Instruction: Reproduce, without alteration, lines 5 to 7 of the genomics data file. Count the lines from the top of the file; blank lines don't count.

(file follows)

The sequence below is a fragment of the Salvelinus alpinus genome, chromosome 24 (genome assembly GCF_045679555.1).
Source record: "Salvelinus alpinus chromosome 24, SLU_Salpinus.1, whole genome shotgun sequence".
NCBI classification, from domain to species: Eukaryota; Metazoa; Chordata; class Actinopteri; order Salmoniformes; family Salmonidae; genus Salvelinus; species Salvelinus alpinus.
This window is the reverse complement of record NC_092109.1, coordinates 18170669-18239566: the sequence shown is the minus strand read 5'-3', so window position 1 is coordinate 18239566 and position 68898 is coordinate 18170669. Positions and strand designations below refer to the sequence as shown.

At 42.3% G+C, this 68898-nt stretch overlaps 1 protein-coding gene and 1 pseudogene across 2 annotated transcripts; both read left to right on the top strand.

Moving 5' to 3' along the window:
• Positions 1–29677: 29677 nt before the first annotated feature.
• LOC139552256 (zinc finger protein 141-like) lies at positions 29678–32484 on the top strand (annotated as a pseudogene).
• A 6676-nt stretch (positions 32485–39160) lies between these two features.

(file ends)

At 42.3% G+C, this 68898-nt stretch overlaps 1 protein-coding gene and 1 pseudogene across 2 annotated transcripts; both read left to right on the top strand.

Moving 5' to 3' along the window:
• Positions 1–29677: 29677 nt before the first annotated feature.